CityQ, four-wheel electric bike for getting around town safely

E-bikes require less pedaling effort than regular bikes, but most still offer little load-carrying capacity or weather protection. The CityQ is designed to provide both, as well as four-wheel stability.

Designed by Norwegian company CityQ AS, this vehicle pedals like a bicycle, with a 250W pedal assist motor. However, the pedals are not directly connected to the transmission. Instead, the CityQ features what is simply described as “a software-managed transmission – like we find in electric cars”.

We don’t yet know what that means, although we suspect it might look like using an alternator to convert the rider’s pedaling power into electricity, which is stored in a battery that powers the motor.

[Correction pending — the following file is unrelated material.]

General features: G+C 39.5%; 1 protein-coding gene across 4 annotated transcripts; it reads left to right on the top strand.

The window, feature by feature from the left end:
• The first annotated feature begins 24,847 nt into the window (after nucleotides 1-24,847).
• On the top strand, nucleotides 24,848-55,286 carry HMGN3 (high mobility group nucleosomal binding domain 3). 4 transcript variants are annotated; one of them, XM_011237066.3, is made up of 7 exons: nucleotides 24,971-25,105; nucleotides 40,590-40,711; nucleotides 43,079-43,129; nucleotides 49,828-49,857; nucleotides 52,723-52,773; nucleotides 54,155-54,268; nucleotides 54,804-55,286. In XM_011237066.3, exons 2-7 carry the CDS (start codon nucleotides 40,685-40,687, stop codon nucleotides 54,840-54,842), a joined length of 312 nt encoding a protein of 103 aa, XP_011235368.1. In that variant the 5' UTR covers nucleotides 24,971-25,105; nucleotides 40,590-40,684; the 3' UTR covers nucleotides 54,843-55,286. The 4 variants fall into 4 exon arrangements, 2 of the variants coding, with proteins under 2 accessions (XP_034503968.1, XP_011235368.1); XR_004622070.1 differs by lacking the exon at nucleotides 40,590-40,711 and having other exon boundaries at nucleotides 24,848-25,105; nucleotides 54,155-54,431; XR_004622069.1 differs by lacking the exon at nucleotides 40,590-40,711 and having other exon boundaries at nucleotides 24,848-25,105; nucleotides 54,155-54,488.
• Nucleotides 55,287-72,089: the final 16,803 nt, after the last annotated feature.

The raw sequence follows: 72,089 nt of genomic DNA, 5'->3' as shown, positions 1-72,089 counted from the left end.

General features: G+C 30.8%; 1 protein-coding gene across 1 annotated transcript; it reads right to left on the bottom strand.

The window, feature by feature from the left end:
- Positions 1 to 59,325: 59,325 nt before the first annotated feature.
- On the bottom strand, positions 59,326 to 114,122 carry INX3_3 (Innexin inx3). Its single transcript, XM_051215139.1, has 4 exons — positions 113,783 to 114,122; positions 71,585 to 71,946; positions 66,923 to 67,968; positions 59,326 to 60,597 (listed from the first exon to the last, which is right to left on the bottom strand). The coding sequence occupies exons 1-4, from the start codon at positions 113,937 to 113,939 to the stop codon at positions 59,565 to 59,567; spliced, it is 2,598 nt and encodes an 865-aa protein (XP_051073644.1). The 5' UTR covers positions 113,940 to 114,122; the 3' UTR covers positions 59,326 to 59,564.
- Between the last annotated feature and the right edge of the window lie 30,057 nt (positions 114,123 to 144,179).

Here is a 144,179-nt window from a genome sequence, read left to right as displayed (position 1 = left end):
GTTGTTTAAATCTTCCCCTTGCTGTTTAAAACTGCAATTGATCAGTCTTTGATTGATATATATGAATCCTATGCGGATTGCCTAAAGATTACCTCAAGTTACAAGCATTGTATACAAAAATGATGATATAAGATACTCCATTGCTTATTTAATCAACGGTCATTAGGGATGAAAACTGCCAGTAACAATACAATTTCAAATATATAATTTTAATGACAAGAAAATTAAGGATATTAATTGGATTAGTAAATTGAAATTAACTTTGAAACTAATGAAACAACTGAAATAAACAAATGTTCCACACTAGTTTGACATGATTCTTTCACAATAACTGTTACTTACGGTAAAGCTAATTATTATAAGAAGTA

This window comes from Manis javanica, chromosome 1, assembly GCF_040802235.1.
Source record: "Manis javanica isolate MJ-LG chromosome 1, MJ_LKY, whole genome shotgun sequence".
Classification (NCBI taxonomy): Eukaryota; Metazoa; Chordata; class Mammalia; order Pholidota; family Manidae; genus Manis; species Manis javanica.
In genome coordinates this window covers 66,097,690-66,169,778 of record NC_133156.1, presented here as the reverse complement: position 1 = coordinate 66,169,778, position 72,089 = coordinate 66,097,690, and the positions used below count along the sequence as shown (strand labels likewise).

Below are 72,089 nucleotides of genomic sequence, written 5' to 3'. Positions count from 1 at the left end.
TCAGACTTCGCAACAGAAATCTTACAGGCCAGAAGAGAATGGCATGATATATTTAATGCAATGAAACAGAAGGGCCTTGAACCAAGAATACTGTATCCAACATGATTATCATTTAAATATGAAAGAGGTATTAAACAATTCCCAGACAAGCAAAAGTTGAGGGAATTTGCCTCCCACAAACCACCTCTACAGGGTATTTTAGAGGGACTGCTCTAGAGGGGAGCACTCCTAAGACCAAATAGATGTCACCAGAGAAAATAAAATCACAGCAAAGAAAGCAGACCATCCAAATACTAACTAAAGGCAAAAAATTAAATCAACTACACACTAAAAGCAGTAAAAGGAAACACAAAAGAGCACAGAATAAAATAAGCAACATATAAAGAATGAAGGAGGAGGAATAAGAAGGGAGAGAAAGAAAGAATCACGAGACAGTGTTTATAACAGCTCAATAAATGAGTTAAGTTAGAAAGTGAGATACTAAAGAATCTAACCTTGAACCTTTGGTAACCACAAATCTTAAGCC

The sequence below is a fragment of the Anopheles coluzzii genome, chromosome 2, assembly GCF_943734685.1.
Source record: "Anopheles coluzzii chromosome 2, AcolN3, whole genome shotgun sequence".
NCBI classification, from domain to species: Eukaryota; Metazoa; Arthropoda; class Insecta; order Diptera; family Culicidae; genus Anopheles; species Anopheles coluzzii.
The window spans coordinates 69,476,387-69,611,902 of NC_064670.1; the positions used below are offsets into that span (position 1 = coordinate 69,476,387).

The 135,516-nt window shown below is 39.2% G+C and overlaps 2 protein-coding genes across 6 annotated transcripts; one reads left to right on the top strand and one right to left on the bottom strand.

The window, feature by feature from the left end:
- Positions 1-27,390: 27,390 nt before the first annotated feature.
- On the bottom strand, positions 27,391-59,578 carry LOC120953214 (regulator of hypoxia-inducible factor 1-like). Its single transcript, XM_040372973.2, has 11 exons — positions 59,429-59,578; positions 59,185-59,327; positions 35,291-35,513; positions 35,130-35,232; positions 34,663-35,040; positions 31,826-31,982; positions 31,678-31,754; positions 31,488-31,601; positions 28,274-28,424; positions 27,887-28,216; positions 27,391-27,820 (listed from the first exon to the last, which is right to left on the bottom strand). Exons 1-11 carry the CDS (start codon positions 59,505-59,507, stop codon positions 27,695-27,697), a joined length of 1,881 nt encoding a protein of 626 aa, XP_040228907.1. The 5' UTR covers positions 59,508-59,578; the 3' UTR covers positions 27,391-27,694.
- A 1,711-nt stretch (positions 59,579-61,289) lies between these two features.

The battery can be charged from a wall outlet. In the case of the CityQ, a charge of about 5 hours of both vehicle batteries is sufficient for a range of 70 to 100 km.

Windshields, roof and side doors help protect riders from wind and rain. The cabin can be configured for two adults (one behind the other), one adult and two children, or one adult and additional cargo space.

The vehicle measures 87 cm wide by 155 cm high by 222 cm long, weighs 68 kg and can support a maximum load of 300 kg.

According to its designers, it is legally considered an e-bike, meaning it can ride on bike paths and other car-free areas. It is also not necessary to have a driving license to circulate.

Currently there is no mention of specifications such as brakes, suspension or lighting. They claim that its electric drivetrain enables features like automatic shifting, reverse, regenerative braking, intensive mode and cruise control.

CityQ is now available for booking through the company’s website, with deliveries expected to begin later this year. Its price is 7,450 euros (about 9,093 US dollars).

You can see it in action in this video:


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